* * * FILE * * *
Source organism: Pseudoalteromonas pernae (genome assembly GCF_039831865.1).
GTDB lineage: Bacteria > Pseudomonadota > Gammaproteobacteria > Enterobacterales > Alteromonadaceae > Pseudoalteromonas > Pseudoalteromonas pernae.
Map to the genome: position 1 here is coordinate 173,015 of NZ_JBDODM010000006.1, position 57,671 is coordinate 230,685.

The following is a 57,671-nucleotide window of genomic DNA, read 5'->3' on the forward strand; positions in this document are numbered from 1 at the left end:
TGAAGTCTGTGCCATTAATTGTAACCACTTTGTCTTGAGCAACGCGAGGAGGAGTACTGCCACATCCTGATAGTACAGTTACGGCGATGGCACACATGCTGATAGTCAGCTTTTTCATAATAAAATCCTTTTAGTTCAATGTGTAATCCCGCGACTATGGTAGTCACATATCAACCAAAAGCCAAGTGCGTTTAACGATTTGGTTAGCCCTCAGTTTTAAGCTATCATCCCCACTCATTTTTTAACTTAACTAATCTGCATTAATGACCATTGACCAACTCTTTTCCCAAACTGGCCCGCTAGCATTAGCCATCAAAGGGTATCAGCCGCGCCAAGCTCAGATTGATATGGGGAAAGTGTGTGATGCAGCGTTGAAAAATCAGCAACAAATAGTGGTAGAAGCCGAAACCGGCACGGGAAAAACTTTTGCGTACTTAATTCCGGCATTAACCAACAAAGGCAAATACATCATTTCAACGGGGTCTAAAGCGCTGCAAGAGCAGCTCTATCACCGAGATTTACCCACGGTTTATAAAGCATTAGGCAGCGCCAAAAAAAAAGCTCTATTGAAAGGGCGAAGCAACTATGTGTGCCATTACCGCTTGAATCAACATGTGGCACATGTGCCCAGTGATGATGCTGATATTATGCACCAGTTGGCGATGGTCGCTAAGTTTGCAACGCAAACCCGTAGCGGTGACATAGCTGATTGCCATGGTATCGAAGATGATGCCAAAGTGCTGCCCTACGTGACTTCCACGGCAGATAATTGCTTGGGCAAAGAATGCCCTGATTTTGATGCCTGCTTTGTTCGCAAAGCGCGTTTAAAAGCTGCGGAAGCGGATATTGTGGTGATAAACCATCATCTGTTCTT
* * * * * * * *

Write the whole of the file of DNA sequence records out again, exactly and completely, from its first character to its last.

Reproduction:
Source organism: Pseudoalteromonas pernae (genome assembly GCF_039831865.1).
GTDB lineage: Bacteria > Pseudomonadota > Gammaproteobacteria > Enterobacterales > Alteromonadaceae > Pseudoalteromonas > Pseudoalteromonas pernae.
Map to the genome: position 1 here is coordinate 173,015 of NZ_JBDODM010000006.1, position 57,671 is coordinate 230,685.

The following is a 57,671-nucleotide window of genomic DNA, read 5'->3' on the forward strand; positions in this document are numbered from 1 at the left end:
TGAAGTCTGTGCCATTAATTGTAACCACTTTGTCTTGAGCAACGCGAGGAGGAGTACTGCCACATCCTGATAGTACAGTTACGGCGATGGCACACATGCTGATAGTCAGCTTTTTCATAATAAAATCCTTTTAGTTCAATGTGTAATCCCGCGACTATGGTAGTCACATATCAACCAAAAGCCAAGTGCGTTTAACGATTTGGTTAGCCCTCAGTTTTAAGCTATCATCCCCACTCATTTTTTAACTTAACTAATCTGCATTAATGACCATTGACCAACTCTTTTCCCAAACTGGCCCGCTAGCATTAGCCATCAAAGGGTATCAGCCGCGCCAAGCTCAGATTGATATGGGGAAAGTGTGTGATGCAGCGTTGAAAAATCAGCAACAAATAGTGGTAGAAGCCGAAACCGGCACGGGAAAAACTTTTGCGTACTTAATTCCGGCATTAACCAACAAAGGCAAATACATCATTTCAACGGGGTCTAAAGCGCTGCAAGAGCAGCTCTATCACCGAGATTTACCCACGGTTTATAAAGCATTAGGCAGCGCCAAAAAAAAAGCTCTATTGAAAGGGCGAAGCAACTATGTGTGCCATTACCGCTTGAATCAACATGTGGCACATGTGCCCAGTGATGATGCTGATATTATGCACCAGTTGGCGATGGTCGCTAAGTTTGCAACGCAAACCCGTAGCGGTGACATAGCTGATTGCCATGGTATCGAAGATGATGCCAAAGTGCTGCCCTACGTGACTTCCACGGCAGATAATTGCTTGGGCAAAGAATGCCCTGATTTTGATGCCTGCTTTGTTCGCAAAGCGCGTTTAAAAGCTGCGGAAGCGGATATTGTGGTGATAAACCATCATCTGTTCTT